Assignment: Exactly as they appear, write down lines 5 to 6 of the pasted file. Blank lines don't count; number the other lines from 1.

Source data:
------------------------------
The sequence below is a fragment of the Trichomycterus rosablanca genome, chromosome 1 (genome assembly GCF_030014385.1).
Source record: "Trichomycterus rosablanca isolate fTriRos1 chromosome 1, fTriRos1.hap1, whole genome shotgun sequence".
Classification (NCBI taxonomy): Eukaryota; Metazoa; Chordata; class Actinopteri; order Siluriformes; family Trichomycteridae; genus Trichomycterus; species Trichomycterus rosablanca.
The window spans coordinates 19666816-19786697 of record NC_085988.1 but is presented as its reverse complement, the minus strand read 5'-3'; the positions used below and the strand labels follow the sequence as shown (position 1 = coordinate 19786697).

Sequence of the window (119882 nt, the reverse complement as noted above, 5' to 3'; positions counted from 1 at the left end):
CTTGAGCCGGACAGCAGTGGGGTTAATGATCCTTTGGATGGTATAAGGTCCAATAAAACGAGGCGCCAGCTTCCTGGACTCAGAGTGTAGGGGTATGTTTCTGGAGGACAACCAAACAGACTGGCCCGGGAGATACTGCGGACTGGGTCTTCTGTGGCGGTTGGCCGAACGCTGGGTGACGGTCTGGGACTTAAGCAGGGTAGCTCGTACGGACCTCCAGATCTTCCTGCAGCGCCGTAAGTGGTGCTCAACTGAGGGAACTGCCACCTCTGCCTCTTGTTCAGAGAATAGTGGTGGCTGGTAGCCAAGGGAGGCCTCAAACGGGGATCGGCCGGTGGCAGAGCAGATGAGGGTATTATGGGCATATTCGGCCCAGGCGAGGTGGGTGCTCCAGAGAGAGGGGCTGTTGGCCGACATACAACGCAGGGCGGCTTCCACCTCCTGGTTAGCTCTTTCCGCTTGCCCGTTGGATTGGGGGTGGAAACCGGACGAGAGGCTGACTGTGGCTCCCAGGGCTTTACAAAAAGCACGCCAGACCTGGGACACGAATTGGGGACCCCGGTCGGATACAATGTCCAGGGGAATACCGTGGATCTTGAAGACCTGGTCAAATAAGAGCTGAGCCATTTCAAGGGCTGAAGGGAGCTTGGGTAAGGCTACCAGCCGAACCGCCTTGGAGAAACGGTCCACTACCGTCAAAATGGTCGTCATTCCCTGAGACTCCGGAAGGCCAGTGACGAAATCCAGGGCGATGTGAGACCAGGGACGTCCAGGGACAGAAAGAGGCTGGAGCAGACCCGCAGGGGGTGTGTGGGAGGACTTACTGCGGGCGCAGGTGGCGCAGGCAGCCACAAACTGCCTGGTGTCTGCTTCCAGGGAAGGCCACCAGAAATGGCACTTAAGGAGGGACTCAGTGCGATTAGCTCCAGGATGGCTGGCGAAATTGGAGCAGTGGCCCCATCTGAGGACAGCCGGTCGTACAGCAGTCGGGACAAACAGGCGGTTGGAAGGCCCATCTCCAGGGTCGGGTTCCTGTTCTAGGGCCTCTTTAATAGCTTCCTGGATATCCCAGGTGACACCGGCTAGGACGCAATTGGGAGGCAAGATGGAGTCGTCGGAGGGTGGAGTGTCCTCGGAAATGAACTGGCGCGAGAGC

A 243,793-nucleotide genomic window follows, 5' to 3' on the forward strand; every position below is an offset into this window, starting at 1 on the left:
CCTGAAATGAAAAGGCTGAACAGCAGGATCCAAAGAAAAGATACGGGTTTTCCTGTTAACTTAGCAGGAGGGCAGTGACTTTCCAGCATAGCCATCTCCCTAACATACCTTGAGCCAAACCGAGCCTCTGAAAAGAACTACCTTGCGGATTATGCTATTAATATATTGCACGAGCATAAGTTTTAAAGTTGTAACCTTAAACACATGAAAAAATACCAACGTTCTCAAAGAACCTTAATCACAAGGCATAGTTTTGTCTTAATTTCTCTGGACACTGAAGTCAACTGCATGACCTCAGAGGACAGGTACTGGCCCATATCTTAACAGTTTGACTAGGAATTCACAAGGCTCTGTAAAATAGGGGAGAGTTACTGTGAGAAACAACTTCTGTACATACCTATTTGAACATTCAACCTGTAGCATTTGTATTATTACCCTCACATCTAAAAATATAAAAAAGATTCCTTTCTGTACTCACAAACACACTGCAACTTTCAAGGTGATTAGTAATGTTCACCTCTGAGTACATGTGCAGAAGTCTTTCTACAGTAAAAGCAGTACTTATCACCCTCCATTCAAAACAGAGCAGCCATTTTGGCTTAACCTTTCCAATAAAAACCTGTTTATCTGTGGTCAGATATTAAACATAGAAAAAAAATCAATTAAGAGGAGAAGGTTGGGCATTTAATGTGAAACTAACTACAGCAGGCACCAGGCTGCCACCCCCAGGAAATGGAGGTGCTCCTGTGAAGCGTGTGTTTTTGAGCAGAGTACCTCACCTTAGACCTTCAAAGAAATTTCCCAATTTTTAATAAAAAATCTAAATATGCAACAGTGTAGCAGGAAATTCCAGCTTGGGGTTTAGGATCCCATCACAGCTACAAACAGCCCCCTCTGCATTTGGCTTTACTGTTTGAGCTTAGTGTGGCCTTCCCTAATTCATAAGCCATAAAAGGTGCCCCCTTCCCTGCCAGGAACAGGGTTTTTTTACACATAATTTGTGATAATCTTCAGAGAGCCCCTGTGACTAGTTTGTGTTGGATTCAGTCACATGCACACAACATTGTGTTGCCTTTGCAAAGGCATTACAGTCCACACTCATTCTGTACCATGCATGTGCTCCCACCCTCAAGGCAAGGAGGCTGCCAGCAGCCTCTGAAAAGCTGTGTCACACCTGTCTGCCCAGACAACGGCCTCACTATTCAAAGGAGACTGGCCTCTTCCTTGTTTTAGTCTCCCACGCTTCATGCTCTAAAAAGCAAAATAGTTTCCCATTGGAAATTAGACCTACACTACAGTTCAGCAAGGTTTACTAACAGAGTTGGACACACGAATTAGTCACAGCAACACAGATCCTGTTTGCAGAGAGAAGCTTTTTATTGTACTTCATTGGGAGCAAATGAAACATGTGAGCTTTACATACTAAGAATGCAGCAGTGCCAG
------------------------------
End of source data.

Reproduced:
Sequence of the window (119882 nt, the reverse complement as noted above, 5' to 3'; positions counted from 1 at the left end):
CTTGAGCCGGACAGCAGTGGGGTTAATGATCCTTTGGATGGTATAAGGTCCAATAAAACGAGGCGCCAGCTTCCTGGACTCAGAGTGTAGGGGTATGTTTCTGGAGGACAACCAAACAGACTGGCCCGGGAGATACTGCGGACTGGGTCTTCTGTGGCGGTTGGCCGAACGCTGGGTGACGGTCTGGGACTTAAGCAGGGTAGCTCGTACGGACCTCCAGATCTTCCTGCAGCGCCGTAAGTGGTGCTCAACTGAGGGAACTGCCACCTCTGCCTCTTGTTCAGAGAATAGTGGTGGCTGGTAGCCAAGGGAGGCCTCAAACGGGGATCGGCCGGTGGCAGAGCAGATGAGGGTATTATGGGCATATTCGGCCCAGGCGAGGTGGGTGCTCCAGAGAGAGGGGCTGTTGGCCGACATACAACGCAGGGCGGCTTCCACCTCCTGGTTAGCTCTTTCCGCTTGCCCGTTGGATTGGGGGTGGAAACCGGACGAGAGGCTGACTGTGGCTCCCAGGGCTTTACAAAAAGCACGCCAGACCTGGGACACGAATTGGGGACCCCGGTCGGATACAATGTCCAGGGGAATACCGTGGATCTTGAAGACCTGGTCAAATAAGAGCTGAGCCATTTCAAGGGCTGAAGGGAGCTTGGGTAAGGCTACCAGCCGAACCGCCTTGGAGAAACGGTCCACTACCGTCAAAATGGTCGTCATTCCCTGAGACTCCGGAAGGCCAGTGACGAAATCCAGGGCGATGTGAGACCAGGGACGTCCAGGGACAGAAAGAGGCTGGAGCAGACCCGCAGGGGGTGTGTGGGAGGACTTACTGCGGGCGCAGGTGGCGCAGGCAGCCACAAACTGCCTGGTGTCTGCTTCCAGGGAAGGCCACCAGAAATGGCACTTAAGGAGGGACTCAGTGCGATTAGCTCCAGGATGGCTGGCGAAATTGGAGCAGTGGCCCCATCTGAGGACAGCCGGTCGTACAGCAGTCGGGACAAACAGGCGGTTGGAAGGCCCATCTCCAGGGTCGGGTTCCTGTTCTAGGGCCTCTTTAATAGCTTCCTGGATATCCCAGGTGACACCGGCTAGGACGCAATTGGGAGGCAAGATGGAGTCGTCGGAGGGTGGAGTGTCCTCGGAAATGAACTGGCGCGAGAGC